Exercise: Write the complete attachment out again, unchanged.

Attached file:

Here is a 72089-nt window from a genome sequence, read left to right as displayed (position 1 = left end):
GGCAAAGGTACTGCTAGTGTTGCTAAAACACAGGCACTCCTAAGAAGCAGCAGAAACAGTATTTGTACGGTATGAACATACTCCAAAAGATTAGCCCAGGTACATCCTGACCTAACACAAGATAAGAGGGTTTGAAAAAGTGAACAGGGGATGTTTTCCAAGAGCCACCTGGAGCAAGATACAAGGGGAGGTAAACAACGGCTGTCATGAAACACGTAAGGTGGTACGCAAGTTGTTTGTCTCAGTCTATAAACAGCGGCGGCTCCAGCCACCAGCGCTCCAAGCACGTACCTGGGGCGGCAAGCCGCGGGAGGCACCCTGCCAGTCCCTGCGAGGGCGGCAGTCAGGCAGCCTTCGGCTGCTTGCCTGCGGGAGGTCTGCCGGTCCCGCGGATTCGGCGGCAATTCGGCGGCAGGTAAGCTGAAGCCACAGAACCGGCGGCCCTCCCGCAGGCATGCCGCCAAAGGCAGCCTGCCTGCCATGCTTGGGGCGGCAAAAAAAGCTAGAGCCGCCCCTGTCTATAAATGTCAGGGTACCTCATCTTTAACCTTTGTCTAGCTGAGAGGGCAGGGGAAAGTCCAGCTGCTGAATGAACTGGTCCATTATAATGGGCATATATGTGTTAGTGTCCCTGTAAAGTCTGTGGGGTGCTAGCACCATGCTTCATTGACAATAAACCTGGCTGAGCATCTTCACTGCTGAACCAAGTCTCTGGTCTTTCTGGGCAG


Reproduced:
Here is a 72089-nt window from a genome sequence, read left to right as displayed (position 1 = left end):
GGCAAAGGTACTGCTAGTGTTGCTAAAACACAGGCACTCCTAAGAAGCAGCAGAAACAGTATTTGTACGGTATGAACATACTCCAAAAGATTAGCCCAGGTACATCCTGACCTAACACAAGATAAGAGGGTTTGAAAAAGTGAACAGGGGATGTTTTCCAAGAGCCACCTGGAGCAAGATACAAGGGGAGGTAAACAACGGCTGTCATGAAACACGTAAGGTGGTACGCAAGTTGTTTGTCTCAGTCTATAAACAGCGGCGGCTCCAGCCACCAGCGCTCCAAGCACGTACCTGGGGCGGCAAGCCGCGGGAGGCACCCTGCCAGTCCCTGCGAGGGCGGCAGTCAGGCAGCCTTCGGCTGCTTGCCTGCGGGAGGTCTGCCGGTCCCGCGGATTCGGCGGCAATTCGGCGGCAGGTAAGCTGAAGCCACAGAACCGGCGGCCCTCCCGCAGGCATGCCGCCAAAGGCAGCCTGCCTGCCATGCTTGGGGCGGCAAAAAAAGCTAGAGCCGCCCCTGTCTATAAATGTCAGGGTACCTCATCTTTAACCTTTGTCTAGCTGAGAGGGCAGGGGAAAGTCCAGCTGCTGAATGAACTGGTCCATTATAATGGGCATATATGTGTTAGTGTCCCTGTAAAGTCTGTGGGGTGCTAGCACCATGCTTCATTGACAATAAACCTGGCTGAGCATCTTCACTGCTGAACCAAGTCTCTGGTCTTTCTGGGCAG